LEGO tries very hard to protect its brand name. There is a company policy to use the expression "Lego bricks" rather than "Legos."

I am fortunate to live close to a Legoland and a LEGO retail store. However, I occasionally hear an employee say "Legos," and of course the (American) public uses "Legos" all the time.

Is this incorrect? Are we just being lazy?


You can say "Legos" if you want to. But for The LEGO Group it's an important matter, because if people start saying "Legos" about similar products produced by other companies, LEGO might lose their brand if it is deemed genericized.

  • Some sort of reference to an official policy might be nice. This seems like mostly speculation
    – shea
    Mar 9 '17 at 8:12
  • For instance, see Wikipedia which has an entry about "Legos" in the Generic trademark article. For LEGO guidelides, see this picture.
    – Gruber
    Mar 9 '17 at 8:37

(I feel like this should be pinned to the homepage or something, as I've seen this question a LOT.)

Here is a link to their official policy statement:


Relevant excerpts:

"A Trademark must be Protected

A trademark must be able to distinguish the goods of one company from those of another. If a trademark loses this ability, the owner may find that it can no longer prevent others from using the trademark. An owner must prevent the improper use of its trademarks to prevent the public from being deceived. This is why the LEGO Group is very active around the world in making sure that its trademarks are not misused."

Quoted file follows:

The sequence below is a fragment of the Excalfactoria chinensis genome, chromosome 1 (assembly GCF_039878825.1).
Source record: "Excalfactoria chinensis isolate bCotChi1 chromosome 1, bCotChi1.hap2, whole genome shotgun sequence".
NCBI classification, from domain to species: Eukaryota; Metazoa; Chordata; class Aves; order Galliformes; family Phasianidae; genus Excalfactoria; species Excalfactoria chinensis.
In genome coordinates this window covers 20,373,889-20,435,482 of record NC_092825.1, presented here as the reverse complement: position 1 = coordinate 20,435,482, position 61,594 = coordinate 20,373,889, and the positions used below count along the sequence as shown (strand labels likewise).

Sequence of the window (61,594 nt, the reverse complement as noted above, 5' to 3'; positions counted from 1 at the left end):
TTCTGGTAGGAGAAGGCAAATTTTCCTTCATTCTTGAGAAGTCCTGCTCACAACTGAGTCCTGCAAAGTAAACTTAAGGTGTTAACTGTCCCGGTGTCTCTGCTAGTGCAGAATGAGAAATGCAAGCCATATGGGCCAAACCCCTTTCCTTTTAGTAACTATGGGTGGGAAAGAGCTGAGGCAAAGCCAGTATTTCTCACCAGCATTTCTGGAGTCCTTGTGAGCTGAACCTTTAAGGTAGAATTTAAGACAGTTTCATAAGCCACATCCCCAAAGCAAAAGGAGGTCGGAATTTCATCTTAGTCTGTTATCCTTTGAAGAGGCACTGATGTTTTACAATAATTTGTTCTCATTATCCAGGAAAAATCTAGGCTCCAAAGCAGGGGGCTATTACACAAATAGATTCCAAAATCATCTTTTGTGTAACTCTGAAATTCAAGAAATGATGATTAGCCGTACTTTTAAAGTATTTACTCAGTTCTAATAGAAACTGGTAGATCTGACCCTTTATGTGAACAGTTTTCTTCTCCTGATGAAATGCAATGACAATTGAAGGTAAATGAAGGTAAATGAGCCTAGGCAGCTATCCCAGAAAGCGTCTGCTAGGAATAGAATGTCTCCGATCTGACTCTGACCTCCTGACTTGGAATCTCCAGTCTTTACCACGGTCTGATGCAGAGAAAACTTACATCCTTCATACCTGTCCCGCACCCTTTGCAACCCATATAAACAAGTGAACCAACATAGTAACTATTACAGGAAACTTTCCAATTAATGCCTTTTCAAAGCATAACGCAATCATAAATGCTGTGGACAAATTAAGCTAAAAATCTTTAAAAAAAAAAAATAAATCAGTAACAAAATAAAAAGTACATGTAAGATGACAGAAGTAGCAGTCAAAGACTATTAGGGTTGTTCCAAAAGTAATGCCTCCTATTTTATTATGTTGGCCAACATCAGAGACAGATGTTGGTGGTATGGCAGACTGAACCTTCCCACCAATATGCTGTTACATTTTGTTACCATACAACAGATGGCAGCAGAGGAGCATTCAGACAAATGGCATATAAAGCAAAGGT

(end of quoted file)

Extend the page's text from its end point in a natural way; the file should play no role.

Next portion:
"Proper Use of the LEGO Trademark on a Web Site

If the LEGO trademark is used at all, it should always be used as an adjective, not as a noun. For example, say "MODELS BUILT OF LEGO BRICKS". Never say "MODELS BUILT OF LEGOs". Also, the trademark should appear in the same typeface as the surrounding text and should not be isolated or set apart from the surrounding text. In other words, the trademarks should not be emphasized or highlighted. Finally, the LEGO trademark should always appear with a ® symbol each time it is used."

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